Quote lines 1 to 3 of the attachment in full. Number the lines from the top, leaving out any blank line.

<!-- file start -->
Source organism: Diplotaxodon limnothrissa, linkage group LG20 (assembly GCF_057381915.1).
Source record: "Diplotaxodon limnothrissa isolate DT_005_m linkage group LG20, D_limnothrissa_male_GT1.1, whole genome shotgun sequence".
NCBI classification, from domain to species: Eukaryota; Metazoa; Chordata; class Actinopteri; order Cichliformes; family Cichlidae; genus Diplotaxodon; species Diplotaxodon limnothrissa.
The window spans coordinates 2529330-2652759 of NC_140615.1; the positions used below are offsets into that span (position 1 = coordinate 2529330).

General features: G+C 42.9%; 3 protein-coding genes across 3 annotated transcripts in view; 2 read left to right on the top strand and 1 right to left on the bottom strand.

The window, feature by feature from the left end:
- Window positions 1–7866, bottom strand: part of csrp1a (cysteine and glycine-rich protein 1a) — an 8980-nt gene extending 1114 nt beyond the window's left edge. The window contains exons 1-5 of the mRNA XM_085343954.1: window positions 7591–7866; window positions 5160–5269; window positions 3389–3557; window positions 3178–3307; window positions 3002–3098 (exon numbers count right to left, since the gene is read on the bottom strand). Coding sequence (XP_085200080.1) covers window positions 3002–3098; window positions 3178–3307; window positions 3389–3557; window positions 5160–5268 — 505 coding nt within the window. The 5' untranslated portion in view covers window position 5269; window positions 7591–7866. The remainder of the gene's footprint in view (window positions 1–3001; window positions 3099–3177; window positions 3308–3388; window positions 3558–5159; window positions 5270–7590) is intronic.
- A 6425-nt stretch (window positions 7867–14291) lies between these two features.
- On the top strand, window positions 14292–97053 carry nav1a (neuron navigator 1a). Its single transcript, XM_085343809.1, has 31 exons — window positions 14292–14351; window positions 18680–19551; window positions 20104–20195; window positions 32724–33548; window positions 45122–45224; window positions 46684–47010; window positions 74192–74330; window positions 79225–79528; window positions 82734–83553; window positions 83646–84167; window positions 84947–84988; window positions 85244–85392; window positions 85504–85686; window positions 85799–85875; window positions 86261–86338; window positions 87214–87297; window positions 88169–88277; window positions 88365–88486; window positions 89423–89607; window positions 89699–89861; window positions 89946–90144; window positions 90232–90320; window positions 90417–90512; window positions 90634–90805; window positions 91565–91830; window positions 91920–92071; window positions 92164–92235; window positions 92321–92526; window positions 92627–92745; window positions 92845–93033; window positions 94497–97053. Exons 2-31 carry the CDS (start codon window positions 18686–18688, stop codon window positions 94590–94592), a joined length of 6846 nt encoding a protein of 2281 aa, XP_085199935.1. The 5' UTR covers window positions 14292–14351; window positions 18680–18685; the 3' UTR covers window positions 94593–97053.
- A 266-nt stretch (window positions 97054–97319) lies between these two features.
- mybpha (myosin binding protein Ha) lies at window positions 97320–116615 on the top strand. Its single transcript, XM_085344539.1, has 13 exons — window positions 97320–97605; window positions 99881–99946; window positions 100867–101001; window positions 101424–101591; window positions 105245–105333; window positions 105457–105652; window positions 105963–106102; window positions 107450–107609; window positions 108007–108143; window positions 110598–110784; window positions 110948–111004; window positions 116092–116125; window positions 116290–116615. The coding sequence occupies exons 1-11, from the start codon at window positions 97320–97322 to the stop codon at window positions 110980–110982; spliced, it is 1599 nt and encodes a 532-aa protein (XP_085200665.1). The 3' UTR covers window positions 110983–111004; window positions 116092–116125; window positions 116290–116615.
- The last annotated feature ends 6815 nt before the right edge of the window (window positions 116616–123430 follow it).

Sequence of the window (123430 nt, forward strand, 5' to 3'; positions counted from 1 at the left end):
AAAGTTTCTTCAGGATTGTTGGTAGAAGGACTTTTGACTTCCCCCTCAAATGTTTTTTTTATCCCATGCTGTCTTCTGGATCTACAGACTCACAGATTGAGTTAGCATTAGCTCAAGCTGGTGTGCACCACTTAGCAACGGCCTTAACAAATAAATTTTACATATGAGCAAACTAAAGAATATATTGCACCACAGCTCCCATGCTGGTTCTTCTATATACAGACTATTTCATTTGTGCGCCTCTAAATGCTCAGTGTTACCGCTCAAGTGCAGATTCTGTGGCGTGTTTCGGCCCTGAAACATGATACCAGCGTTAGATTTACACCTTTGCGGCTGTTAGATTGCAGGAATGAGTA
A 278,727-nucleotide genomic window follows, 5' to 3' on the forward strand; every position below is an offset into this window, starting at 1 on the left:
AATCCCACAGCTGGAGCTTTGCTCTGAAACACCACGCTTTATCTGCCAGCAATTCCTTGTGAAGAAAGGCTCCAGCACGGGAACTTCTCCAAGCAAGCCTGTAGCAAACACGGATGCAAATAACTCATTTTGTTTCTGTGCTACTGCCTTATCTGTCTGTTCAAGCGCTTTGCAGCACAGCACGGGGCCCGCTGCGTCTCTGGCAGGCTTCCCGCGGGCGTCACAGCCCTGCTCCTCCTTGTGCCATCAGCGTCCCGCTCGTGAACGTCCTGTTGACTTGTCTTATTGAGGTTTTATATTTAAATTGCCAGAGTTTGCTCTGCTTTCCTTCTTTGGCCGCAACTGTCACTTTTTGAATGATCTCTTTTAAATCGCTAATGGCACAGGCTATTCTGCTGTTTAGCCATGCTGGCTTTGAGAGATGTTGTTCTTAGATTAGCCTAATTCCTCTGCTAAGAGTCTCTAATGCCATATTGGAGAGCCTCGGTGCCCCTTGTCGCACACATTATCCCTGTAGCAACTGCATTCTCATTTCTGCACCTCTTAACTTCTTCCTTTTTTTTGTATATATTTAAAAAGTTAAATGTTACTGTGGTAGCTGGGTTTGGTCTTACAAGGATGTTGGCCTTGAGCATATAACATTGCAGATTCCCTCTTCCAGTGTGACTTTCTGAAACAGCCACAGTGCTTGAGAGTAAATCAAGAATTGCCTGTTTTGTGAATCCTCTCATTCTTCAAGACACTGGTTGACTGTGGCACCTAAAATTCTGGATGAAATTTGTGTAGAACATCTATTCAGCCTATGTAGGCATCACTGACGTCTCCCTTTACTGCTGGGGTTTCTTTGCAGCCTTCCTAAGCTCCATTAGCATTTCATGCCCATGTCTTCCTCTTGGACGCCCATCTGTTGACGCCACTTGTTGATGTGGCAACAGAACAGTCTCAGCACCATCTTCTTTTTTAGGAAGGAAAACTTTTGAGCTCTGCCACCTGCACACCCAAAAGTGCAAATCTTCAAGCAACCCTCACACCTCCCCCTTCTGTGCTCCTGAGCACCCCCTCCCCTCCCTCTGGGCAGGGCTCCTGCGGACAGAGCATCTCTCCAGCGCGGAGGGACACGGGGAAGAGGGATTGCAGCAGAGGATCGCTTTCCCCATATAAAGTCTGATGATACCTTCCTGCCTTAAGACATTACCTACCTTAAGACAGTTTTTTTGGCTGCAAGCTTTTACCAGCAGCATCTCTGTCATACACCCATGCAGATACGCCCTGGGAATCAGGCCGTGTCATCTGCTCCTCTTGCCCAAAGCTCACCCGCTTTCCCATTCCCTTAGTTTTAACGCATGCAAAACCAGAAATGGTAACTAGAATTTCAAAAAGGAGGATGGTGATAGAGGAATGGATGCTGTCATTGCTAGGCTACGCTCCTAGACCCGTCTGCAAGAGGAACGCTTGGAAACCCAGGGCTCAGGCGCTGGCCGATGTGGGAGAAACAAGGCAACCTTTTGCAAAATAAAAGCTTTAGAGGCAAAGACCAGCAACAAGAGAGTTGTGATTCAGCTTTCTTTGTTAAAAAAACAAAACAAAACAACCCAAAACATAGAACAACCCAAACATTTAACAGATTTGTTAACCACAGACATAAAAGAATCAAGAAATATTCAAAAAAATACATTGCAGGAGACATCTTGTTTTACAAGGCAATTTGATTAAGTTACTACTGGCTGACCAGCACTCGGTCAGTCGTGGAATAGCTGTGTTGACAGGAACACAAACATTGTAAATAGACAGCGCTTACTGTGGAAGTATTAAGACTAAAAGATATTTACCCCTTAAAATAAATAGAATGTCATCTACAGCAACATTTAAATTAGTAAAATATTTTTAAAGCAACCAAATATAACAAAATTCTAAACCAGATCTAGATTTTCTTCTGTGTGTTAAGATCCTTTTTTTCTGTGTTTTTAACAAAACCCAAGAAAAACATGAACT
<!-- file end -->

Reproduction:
Source organism: Diplotaxodon limnothrissa, linkage group LG20 (assembly GCF_057381915.1).
Source record: "Diplotaxodon limnothrissa isolate DT_005_m linkage group LG20, D_limnothrissa_male_GT1.1, whole genome shotgun sequence".
NCBI classification, from domain to species: Eukaryota; Metazoa; Chordata; class Actinopteri; order Cichliformes; family Cichlidae; genus Diplotaxodon; species Diplotaxodon limnothrissa.